Wings of Hope — Kamala King
Cancer. When that word stands alone it conjures up visions of uneasiness and anxiety. For those who have experienced its effects, it can bring up deep feelings of fear, sadness, or isolation. Our featured four women, however, have sought to redefine what cancer means. When faced with their own cancer diagnoses, these women reached through the darkness of the word “cancer” to find healing and a more constructive path for themselves. To define their journeys they’ve chosen new words that hold a curative power more motivating than they ever imagined — “support,” “appreciation,” “gratitude,” and “advocacy.”
Meet the last of four women who are . . . Emerging from the Darkness of Cancer and Flying into the Light of Hope.
Date of Diagnosis: February 2017
Age Diagnosed: 51 (now 54)
Type Of Cancer: Breast Cancer Stage 0
It was a busy day at work when 51-year-old Kamala King answered the phone from a number she didn’t recognize. She had a feeling it might be her mammogram results. When the voice on the other end of the phone asked, “Are you sitting down?” her suspicions were confirmed. Kamala was diagnosed with Stage 0 breast cancer.
After speaking with her doctors and doing some cancer research of her own, Kamala settled on a plan of action that best suited her needs. “I met with several surgeons and decided to do a single mastectomy and a TRAM flap surgery,” she says. Breastcancer.org explains this type of surgery to be when “an incision is made along your bikini line and an oval section of skin, fat, blood vessels, and muscle is taken from the lower half of your belly, moved up to your chest, and formed into a breast shape.”
Kamala’s procedure was a success. Her surgery, in conjunction with taking a prescribed chemotherapy medication, is keeping Kamala healthy. When she began setting up her initial strategy for combating her diagnosis, she wondered what else she might need. “I remember walking in the park and I said, ‘OK, God, what is it that I need to do because I’m walking this journey now,’” Kamala says. After posing that question in the park, the answers began to fill her mind and heart, and one answer appeared to her as a color — pink.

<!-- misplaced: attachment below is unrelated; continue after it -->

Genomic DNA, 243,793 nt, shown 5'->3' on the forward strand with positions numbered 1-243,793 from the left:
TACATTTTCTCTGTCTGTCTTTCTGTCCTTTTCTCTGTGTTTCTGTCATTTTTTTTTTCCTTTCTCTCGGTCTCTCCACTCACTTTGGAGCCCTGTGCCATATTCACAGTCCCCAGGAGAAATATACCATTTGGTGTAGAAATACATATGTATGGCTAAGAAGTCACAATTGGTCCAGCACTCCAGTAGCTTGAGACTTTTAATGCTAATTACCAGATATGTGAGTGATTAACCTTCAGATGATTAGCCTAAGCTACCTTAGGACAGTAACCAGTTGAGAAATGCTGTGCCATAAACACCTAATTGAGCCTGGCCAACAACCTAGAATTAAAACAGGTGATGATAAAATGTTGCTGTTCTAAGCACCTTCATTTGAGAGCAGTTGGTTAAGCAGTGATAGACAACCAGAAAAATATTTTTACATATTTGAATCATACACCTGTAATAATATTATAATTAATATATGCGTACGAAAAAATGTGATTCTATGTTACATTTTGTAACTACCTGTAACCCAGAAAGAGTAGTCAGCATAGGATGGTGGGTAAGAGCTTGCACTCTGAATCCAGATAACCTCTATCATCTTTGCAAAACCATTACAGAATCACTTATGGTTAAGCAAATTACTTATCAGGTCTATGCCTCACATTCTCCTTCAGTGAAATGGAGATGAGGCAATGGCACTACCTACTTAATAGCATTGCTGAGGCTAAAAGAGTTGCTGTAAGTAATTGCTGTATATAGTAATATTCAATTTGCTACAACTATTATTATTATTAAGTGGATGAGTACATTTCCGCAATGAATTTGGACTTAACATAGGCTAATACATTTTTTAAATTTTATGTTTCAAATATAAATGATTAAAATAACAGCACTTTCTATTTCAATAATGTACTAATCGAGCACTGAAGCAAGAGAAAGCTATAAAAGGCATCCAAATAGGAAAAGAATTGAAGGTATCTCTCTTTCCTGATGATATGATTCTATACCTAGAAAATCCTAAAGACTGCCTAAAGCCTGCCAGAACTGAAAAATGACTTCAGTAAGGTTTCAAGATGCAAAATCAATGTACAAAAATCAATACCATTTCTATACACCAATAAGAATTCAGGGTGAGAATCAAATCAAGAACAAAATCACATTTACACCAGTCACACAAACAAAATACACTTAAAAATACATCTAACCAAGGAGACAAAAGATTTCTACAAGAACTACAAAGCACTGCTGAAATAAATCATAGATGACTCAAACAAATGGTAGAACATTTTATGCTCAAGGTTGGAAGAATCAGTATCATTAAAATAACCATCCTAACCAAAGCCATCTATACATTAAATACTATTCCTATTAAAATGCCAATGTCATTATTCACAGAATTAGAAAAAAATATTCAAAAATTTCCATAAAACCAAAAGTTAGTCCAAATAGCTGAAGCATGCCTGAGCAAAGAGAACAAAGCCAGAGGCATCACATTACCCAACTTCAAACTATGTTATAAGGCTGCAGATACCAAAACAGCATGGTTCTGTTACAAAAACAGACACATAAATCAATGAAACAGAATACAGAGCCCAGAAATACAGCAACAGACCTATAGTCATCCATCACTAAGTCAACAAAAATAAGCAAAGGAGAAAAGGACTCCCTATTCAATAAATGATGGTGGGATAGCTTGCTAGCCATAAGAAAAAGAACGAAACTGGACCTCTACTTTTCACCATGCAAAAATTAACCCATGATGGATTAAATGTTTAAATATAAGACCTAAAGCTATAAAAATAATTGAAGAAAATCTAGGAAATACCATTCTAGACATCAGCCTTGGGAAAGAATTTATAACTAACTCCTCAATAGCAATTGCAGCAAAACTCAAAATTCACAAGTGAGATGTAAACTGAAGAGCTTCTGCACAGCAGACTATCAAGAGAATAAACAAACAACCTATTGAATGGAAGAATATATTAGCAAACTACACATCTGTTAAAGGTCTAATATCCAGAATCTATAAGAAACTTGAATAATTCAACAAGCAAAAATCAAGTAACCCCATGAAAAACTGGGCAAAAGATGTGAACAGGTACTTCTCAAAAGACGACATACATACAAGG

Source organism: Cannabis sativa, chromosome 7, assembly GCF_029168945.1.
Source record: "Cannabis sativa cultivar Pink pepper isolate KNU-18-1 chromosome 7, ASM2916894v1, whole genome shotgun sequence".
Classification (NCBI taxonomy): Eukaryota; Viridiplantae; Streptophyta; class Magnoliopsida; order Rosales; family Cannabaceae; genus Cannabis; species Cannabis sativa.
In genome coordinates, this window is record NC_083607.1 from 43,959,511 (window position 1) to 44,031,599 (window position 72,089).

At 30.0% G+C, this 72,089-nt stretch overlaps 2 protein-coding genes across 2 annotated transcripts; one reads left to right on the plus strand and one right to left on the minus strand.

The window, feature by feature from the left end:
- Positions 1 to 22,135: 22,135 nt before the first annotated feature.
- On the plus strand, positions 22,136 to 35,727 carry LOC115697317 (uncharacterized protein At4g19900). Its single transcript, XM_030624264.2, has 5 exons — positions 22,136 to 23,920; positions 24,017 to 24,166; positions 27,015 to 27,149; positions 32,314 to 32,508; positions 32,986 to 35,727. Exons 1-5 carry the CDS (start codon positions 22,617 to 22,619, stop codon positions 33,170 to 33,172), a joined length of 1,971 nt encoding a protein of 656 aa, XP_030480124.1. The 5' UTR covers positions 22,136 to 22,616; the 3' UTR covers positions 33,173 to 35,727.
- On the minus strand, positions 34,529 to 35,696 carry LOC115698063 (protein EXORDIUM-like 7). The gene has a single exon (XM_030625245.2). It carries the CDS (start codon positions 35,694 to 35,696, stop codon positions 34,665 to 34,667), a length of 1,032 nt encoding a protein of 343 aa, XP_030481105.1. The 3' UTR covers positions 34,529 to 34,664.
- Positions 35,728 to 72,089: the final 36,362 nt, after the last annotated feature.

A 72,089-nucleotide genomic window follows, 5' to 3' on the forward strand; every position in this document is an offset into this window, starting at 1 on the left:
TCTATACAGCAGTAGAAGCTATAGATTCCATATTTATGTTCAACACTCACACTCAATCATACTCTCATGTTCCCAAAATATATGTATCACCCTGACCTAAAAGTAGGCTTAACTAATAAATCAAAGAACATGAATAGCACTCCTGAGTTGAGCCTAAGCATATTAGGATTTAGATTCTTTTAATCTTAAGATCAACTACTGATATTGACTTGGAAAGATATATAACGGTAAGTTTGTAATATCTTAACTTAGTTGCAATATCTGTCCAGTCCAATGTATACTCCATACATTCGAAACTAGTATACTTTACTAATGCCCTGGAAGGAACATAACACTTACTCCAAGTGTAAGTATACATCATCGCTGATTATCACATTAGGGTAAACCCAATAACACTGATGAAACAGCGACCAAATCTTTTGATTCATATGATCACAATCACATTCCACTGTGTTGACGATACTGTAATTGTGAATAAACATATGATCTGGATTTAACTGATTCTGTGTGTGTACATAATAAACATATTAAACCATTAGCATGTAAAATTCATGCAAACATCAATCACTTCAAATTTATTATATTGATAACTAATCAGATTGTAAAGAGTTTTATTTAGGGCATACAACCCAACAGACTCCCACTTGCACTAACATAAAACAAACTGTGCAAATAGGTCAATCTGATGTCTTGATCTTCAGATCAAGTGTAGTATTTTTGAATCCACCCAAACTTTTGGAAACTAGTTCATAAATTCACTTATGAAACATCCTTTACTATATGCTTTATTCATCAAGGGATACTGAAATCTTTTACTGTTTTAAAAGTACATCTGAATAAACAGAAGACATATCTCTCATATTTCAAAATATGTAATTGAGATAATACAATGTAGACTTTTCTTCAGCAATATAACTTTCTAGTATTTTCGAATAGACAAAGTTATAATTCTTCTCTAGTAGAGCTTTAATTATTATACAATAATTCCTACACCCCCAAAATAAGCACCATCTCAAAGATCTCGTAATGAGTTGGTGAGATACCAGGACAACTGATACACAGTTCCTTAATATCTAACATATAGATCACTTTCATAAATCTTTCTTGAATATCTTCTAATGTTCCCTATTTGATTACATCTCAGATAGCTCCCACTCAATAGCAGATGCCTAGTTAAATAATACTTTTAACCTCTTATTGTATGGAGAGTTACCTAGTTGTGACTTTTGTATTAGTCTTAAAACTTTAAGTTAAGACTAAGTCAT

The urgent need to be of service to others inspired her and a fellow cancer survivor to hold their very first Pink Out two years ago at their church. “Everybody wears pink, and we have [people from] organizations come and speak,” Kamala says. Speakers from nearby churches, combined with different local organizations, join together one day in October to discuss different coping tools and offer encouragement to those touched by cancer. Due to social distancing practices, this year’s Pink Out won’t be held in person, but Kamala’s commitment to the event hasn’t faltered. “We’re still going to have our Pink Out, we’re just going to have it on Zoom.”
From that very first phone call three years ago, Kamala has never once taken her diagnosis sitting down. Sharing her experience and connecting with others going through their own cancer journey has been integral in helping her find peace. “In the end, my journey was there to help other people,” Kamala says. “So that’s what I’ve been doing.”